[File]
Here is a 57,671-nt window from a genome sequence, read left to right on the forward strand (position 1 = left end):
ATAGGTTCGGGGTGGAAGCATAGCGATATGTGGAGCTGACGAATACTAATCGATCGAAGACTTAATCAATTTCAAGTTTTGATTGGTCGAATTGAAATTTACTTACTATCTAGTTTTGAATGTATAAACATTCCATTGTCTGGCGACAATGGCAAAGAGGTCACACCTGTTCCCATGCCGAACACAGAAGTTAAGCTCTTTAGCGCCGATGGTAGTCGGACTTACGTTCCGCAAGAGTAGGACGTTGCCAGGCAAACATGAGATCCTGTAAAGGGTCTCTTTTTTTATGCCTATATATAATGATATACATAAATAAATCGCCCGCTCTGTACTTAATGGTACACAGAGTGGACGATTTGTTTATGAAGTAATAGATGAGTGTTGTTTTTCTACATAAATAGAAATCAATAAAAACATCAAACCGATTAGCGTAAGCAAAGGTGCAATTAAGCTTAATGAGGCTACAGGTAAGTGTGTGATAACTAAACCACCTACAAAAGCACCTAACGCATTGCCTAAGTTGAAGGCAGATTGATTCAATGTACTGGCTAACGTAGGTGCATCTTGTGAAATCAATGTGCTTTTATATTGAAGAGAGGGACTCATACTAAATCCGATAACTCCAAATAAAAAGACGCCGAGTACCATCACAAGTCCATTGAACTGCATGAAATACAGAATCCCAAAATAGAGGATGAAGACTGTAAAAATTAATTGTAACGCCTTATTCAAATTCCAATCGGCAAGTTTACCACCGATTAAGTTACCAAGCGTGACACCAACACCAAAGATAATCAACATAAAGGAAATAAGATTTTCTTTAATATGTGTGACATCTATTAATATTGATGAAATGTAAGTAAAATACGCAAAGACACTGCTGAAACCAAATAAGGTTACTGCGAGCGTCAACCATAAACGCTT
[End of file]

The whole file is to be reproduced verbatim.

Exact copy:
Here is a 57,671-nt window from a genome sequence, read left to right on the forward strand (position 1 = left end):
ATAGGTTCGGGGTGGAAGCATAGCGATATGTGGAGCTGACGAATACTAATCGATCGAAGACTTAATCAATTTCAAGTTTTGATTGGTCGAATTGAAATTTACTTACTATCTAGTTTTGAATGTATAAACATTCCATTGTCTGGCGACAATGGCAAAGAGGTCACACCTGTTCCCATGCCGAACACAGAAGTTAAGCTCTTTAGCGCCGATGGTAGTCGGACTTACGTTCCGCAAGAGTAGGACGTTGCCAGGCAAACATGAGATCCTGTAAAGGGTCTCTTTTTTTATGCCTATATATAATGATATACATAAATAAATCGCCCGCTCTGTACTTAATGGTACACAGAGTGGACGATTTGTTTATGAAGTAATAGATGAGTGTTGTTTTTCTACATAAATAGAAATCAATAAAAACATCAAACCGATTAGCGTAAGCAAAGGTGCAATTAAGCTTAATGAGGCTACAGGTAAGTGTGTGATAACTAAACCACCTACAAAAGCACCTAACGCATTGCCTAAGTTGAAGGCAGATTGATTCAATGTACTGGCTAACGTAGGTGCATCTTGTGAAATCAATGTGCTTTTATATTGAAGAGAGGGACTCATACTAAATCCGATAACTCCAAATAAAAAGACGCCGAGTACCATCACAAGTCCATTGAACTGCATGAAATACAGAATCCCAAAATAGAGGATGAAGACTGTAAAAATTAATTGTAACGCCTTATTCAAATTCCAATCGGCAAGTTTACCACCGATTAAGTTACCAAGCGTGACACCAACACCAAAGATAATCAACATAAAGGAAATAAGATTTTCTTTAATATGTGTGACATCTATTAATATTGATGAAATGTAAGTAAAATACGCAAAGACACTGCTGAAACCAAATAAGGTTACTGCGAGCGTCAACCATAAACGCTT